From Pat Caddell and The Fuse Has Been Lit: Seven Critical Points on Uncle Sam’s Spying Program:
...we now know that Silicon Valley, and the telecommunications industry, are the key to the Obama strategy for total information awareness. In fact, the internet companies, and the phone companies, were the spearpoint for PRISM. No, wait, that’s not the right image. Let’s try this: These communications companies put peepholes into all of our private lives, through which Uncle Sam could sneak a peek. Every e-mail, every phone call, every text-message--the government knows about them all.
It’s now evident that all these wonderful digital services--many of them, such as Google’s Gmail, given away for free--were, in fact, a kind of Trojan Horse. That is, on the outside, it all seemed like a good deal--but then the real truth comes tumbling out, and it’s too late. Some might recall the rueful lesson of the Trojan War: “Beware of Greeks bearing gifts.” The rueful lesson of our own time: “Beware of geeks bearing gifts.”
Yes, Big Brother walks among us now, peeking and snooping into everything. And we, innocently and unwittingly, invited Big Brother into our midst.
Think about how Common Core, state longitudinal data systems and educational nationalized development/delivery programs were adopted/implemented. These were done without voter/state legislature approval and limited knowledge. Is this similar to the development/delivery of PRISM and the data mining on all Americans? As our previous post shows, no agency/bureaucrat/politician/superintendent can answer simple questions about Common Core and no one is held accountable.
...as far as the American people are concerned, this domestic spying is a big deal. Yet revealingly, to the political class--that is, our leaders in Washington DC--it’s not such a big deal. And there we see the central cleft in our politics today: the widening gap between the government and the governed.
According to pollster Scott Rasmussen, the American people oppose the US government’s secret collection of phone records by a whopping 59:26 margin.
People know, in their bones, that unaccountable government is bad government; as Patrick Henry said more than two centuries ago, “The liberties of a people never were, nor ever will be, secure, when the transactions of their rulers may be concealed from them.” So when Obama said, on Friday, “I welcome this debate and I think it's healthy for our democracy,” we might ask right back: Mr. President, if you welcome this debate so much, why didn’t you begin the debate yourself? Why did you wait until PRISM was leaked?
The reason, of course, is that Obama did not see anything objectionable about PRISM. Moreover, neither did anyone around him--in either party. On Sunday, the talkshow airwaves were thick with DC Establishment tools rallying around PRISM--that is, rallying around their own entrenched and centralized power.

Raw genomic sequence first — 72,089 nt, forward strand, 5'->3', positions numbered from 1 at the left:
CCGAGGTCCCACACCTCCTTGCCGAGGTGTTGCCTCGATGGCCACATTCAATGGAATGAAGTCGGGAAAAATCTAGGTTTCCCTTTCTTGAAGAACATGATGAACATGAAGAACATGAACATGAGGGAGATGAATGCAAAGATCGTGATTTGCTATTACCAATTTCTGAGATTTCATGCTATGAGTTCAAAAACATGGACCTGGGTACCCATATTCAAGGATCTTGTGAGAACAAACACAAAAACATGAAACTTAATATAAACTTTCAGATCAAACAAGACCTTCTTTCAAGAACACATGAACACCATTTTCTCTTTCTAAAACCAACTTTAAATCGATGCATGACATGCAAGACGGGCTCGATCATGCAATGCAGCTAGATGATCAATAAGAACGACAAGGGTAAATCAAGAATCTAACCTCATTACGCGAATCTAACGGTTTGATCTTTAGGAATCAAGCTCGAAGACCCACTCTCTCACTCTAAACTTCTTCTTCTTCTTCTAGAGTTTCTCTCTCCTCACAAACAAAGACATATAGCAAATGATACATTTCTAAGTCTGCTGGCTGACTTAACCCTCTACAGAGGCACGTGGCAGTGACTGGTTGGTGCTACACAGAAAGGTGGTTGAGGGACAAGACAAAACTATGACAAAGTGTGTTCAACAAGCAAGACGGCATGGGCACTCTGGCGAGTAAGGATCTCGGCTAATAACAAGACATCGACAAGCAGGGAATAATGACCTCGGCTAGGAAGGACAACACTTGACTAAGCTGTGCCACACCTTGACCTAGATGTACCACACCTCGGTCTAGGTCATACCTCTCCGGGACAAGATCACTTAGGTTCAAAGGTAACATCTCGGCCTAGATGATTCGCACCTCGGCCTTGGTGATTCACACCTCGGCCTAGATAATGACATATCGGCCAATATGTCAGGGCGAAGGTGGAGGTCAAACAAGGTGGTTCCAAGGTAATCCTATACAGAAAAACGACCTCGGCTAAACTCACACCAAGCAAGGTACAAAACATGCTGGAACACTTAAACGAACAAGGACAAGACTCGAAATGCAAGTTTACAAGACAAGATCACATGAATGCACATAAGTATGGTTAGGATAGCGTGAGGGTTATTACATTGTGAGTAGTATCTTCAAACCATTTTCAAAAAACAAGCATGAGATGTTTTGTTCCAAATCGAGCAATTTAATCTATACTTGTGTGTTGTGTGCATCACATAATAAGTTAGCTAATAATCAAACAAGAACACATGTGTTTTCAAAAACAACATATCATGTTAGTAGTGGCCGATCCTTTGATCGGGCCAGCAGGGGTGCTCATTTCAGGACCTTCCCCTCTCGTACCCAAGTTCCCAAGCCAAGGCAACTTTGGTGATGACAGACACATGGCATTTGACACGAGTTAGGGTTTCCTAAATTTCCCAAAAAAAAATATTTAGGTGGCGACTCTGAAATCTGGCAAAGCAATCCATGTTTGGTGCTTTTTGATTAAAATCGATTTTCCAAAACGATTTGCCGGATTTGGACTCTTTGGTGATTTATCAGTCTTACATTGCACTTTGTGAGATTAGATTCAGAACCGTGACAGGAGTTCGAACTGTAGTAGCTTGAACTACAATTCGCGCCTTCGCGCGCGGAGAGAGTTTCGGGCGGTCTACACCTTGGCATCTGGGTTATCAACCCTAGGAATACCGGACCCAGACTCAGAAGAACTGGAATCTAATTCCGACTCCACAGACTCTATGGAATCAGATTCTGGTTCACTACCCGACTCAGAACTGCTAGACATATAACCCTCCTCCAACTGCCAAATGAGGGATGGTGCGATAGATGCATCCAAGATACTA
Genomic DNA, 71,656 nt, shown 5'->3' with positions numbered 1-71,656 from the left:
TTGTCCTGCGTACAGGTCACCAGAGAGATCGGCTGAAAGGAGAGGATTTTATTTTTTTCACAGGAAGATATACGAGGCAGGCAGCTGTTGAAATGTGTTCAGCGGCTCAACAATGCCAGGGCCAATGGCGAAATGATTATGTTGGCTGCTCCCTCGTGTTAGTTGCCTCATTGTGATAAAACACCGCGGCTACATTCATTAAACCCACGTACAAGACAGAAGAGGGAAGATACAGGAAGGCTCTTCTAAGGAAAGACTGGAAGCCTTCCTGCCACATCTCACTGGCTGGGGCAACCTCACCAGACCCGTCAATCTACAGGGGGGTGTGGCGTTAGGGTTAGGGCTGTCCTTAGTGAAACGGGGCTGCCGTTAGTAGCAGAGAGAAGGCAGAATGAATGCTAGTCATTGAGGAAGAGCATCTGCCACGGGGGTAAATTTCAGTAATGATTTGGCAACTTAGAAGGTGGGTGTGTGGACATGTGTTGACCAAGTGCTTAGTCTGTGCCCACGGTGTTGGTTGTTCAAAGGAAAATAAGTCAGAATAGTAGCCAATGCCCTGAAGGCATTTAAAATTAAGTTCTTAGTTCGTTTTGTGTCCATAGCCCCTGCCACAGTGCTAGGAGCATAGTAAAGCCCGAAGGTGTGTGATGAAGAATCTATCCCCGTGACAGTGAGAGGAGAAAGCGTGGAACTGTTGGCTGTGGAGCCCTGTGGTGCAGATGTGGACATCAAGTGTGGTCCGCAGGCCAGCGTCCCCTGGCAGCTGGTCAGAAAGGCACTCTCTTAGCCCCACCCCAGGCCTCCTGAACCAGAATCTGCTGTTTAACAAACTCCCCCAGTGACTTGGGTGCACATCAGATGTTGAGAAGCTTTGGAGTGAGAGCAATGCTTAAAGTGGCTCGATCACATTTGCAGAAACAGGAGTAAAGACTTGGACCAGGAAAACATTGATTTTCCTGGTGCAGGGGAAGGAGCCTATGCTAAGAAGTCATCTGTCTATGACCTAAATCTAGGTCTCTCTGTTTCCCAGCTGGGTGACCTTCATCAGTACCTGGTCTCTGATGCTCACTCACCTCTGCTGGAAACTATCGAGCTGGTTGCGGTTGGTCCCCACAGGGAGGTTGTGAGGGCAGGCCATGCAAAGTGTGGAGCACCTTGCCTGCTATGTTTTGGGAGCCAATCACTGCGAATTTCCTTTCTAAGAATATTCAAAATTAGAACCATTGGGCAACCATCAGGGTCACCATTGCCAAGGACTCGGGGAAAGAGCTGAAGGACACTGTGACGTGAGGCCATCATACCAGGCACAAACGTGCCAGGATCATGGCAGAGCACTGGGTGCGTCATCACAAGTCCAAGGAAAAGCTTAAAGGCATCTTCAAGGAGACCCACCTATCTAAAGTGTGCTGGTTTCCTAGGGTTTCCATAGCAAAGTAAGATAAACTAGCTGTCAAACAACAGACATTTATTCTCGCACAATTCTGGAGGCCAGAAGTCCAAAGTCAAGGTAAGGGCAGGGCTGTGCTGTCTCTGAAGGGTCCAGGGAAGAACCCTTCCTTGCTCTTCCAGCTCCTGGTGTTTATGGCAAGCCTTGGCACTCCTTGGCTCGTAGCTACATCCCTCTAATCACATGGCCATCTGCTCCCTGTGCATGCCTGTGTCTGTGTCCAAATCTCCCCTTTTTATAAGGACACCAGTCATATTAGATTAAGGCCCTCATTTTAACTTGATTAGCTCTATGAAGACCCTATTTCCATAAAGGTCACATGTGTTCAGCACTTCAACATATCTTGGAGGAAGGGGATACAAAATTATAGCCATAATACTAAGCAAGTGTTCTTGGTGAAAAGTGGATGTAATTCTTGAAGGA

Only a few outsiders, such as Sen. Rand Paul (R-KY)--who has retained his outsiderness, even inside the club of the US Senate--are reading public sentiment correctly. Paul plans a class-action suit against the communications companies, inviting all Americans to join him. That’s the sort of citizen-engagement effort that the insurgent and outsider-ish Obama campaign of 2008 would have loved, even if the arrogant and insider-ish Obama administration of 2013 hates it.
In fact, those Americans whom Rasmussen categorizes as the “political class”--that is, those connected to DC and governance--support PRISM by a 71 percent to 18 percent ratio. Meanwhile, the rest of the country opposes PRISM by a more than three-to-one ratio, 69 percent to 21 percent. Now let’s think about the enormous chasm here: The political class supports the program by a 53-point margin, while everyone else opposes it by a 48-point margin. If you add up those two margins, 53 and 48, you get 101. That’s a vivid indicator of the gap between the government and the governed.
So here we see it: The elites think one thing, and the people think another thing. Nothing new there, of course, except that rarely, if ever, has the dichotomy between overdog and underdog been this stark.
Something is going to have to give. We are on the cusp of some huge shift in power relations between the core and periphery, between the DC Beltway and flyover country. Right now, Washington has the upper hand, but an aggrieved population can always win--if it is willing to stand up and fight.
In the minds of ordinary Americans, the fuse of outrage has been lit. Now this is the question: Can honest but responsible leaders, truly reflecting populist anger, find a way to force change in DC? Moreover, can this needed reform happen without tearing apart the country?
Let’s hope so.
But we must know this for sure: One way or another, a revolution is coming.
Maybe we can talk Senator Paul into file a class action suit against Common Core State School Officers and the National Governors Association for the invasive data retrieval mandated by Common Core State data sets. What is the difference between data mining on American citizens via PRISM and data mining on public school students via Common Core mandates?